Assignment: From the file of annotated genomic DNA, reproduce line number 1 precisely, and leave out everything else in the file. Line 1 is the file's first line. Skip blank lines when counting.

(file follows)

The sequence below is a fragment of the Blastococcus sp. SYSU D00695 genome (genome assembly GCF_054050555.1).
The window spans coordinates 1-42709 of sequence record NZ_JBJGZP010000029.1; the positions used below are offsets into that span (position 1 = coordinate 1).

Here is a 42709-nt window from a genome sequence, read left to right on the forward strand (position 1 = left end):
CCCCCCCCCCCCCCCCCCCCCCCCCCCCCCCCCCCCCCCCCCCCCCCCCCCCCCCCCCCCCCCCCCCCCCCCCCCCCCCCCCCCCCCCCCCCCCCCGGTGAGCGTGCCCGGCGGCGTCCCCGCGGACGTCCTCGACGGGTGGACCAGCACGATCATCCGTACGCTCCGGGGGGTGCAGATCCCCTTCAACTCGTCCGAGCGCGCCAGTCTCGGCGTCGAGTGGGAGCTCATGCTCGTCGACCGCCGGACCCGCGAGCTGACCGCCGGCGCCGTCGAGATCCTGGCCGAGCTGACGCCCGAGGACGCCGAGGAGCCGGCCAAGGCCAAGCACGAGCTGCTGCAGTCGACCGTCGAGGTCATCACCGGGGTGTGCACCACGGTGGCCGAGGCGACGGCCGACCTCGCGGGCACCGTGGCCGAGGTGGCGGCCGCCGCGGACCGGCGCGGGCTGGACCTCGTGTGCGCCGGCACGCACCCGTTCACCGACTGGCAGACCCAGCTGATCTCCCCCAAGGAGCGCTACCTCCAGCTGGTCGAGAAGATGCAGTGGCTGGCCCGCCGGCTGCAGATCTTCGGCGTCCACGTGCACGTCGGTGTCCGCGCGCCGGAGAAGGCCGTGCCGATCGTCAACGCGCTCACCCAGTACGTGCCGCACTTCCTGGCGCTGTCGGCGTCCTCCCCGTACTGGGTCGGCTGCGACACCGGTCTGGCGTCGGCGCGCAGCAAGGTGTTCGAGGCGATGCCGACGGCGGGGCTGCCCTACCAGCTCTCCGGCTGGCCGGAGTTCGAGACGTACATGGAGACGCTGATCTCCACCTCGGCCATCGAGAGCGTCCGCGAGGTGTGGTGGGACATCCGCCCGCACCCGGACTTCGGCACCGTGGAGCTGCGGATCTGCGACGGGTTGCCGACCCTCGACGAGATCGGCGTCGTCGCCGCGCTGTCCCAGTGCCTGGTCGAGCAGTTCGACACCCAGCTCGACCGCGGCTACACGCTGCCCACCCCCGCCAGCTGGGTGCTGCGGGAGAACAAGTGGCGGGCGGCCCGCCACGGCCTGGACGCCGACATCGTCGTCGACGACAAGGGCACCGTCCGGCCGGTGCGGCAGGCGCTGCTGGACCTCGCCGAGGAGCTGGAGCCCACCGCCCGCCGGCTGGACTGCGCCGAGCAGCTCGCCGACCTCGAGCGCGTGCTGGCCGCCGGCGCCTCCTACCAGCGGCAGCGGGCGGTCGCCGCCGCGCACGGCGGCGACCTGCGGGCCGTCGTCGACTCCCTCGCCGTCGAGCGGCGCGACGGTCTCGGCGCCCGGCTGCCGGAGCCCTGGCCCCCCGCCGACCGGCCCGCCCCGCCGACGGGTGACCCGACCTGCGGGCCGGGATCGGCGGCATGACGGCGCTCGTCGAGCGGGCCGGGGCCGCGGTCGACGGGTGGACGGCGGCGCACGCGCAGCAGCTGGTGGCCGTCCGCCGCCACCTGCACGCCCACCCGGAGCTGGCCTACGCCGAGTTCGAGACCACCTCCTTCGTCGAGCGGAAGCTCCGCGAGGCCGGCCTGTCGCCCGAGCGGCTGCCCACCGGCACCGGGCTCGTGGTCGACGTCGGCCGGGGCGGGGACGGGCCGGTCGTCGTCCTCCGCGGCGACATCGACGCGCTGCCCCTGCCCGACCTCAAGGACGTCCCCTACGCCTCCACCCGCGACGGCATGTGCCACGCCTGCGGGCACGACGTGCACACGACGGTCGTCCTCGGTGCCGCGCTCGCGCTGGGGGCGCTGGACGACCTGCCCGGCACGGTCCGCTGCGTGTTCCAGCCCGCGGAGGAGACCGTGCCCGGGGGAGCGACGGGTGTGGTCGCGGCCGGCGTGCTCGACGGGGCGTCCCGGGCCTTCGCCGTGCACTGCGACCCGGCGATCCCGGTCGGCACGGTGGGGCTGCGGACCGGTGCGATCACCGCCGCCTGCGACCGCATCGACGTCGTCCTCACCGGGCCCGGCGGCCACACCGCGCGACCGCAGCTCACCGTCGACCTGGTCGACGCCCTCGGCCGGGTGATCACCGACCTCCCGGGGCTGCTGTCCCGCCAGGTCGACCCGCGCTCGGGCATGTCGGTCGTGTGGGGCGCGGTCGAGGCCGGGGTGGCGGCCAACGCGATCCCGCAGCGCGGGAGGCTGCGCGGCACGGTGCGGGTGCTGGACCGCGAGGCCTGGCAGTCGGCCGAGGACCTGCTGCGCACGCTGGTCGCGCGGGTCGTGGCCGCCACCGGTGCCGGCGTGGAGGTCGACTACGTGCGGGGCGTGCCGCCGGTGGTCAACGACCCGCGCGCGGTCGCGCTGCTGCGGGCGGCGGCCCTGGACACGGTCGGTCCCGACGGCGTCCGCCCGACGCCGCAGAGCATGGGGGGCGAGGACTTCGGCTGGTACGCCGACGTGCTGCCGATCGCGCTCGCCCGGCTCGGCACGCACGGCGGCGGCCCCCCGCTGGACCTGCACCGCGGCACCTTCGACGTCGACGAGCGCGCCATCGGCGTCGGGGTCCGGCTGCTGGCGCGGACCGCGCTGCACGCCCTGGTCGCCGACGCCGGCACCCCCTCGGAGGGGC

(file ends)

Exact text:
The sequence below is a fragment of the Blastococcus sp. SYSU D00695 genome (genome assembly GCF_054050555.1).